Reservoir Processes Related to Exploitation in Los Azufres (México) Geothermal Field Indicated by Geochemical and Production Monitoring Data


A combined analysis of geochemical and production data of 39 wells of the Los Azufres (Mexico) geothermal field (227.4 MWe) over time was developed to investigate the exploitation-related processes for 2003-2011. In the south zone, important effects of reinjection were observed through Cl increases in some wells (up to 8000 mg/kg) while in wells with significant boiling, Cl has decreased. In most of the north zone wells, the variations in gas data indicated boiling and condensation of a highly gas-depleted brine, which seems to consist of reinjection fluids. It is suggested that this process maintains the production in the zone relatively stable. The main reservoir exploitation-related processes found were: 1) production of reinjection returns; for this, it was possible to distinguish a) wells that produce liquid and steam from injection, and b) wells that produce steam from injection and sometimes condensed steam from injection; 2) boiling: two types of boiling were identified: a) boiling with steam gain, and b) boiling with steam loss. The results indicated that an effective reservoir recharge occurs since very moderate production declining rates were found.

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Arellano, V. , Barragán, R. , Ramírez, M. , López, S. , Aragón, A. , Paredes, A. , Casimiro, E. and Reyes, L. (2015) Reservoir Processes Related to Exploitation in Los Azufres (México) Geothermal Field Indicated by Geochemical and Production Monitoring Data. International Journal of Geosciences, 6, 1048-1059. doi: 10.4236/ijg.2015.69083.

1. Introduction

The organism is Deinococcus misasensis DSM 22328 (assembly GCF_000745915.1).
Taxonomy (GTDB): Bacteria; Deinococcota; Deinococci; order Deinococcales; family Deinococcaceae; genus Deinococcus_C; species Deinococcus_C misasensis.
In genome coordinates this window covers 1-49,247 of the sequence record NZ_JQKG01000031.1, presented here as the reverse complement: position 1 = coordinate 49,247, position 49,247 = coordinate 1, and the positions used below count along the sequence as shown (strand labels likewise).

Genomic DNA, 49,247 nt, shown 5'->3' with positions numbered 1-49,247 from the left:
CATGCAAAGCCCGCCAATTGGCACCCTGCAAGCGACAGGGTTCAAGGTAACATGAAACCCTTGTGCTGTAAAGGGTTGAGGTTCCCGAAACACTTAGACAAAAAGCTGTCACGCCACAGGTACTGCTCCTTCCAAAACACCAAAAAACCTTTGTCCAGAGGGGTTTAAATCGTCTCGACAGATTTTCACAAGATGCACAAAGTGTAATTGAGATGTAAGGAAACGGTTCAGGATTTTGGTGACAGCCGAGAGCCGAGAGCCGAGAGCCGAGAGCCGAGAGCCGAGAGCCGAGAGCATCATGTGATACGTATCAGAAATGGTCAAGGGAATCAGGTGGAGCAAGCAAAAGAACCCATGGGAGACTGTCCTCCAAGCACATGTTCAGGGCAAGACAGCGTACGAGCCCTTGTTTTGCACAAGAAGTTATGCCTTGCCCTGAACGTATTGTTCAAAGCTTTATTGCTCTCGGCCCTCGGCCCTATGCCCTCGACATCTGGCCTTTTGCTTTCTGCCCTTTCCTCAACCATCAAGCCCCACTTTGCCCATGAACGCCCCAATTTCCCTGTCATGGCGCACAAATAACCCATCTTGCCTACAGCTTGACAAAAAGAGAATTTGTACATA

The Los Azufres geothermal field is an intensely-fractured, two-phase, volcanic hydrothermal system located in the northern portion of the Mexican Volcanic Belt, in the state of Michoacán, at an average elevation of 2800 m.a.s.l. (Figure 1). At present, the installed capacity of the field is 227.4 MWe [1] . Based on the occurrence of natural manifestations, the field was divided into two zones: north and south, although both zones are supplied by the same deep aquifer. Reservoir engineering and geochemical conceptual models of the Los Azufres system were established [2] [3] which constitute the reference conditions that allow characteristic changes in parameters over time to be related to exploitation. The reservoir’s response to exploitation for 1982-2002 was studied based on a systematic analysis of chemical, isotopic, and production data from 20 production wells [4] . The installed capacity of the field was 88 MWe during that time. Subsequently, since 2003, four additional 25 MWe flash plants were brought on line, bringing the total installed capacity to 188 MWe which operated till first months of 2015. At present, (August 2015) the capacity has increased to 227.4 MWe and then higher rates in fluids extraction are required to supply units. In order to support decisions on field polices regarding sustainable exploitation, the objective of this work was to investigate the exploitation-related processes through the analysis of geochemical and production data of 39 wells. The Los Azufres geothermal field is operated by the Comisión Federal de Electricidad (CFE). In Figure 1 the locations of the field and the wells are given. All of the injection wells are located on the west side of the field. Injectors Az-3, 15, 52, and 61 are located in the northern production area, whereas Az-7A and 8 are in the south.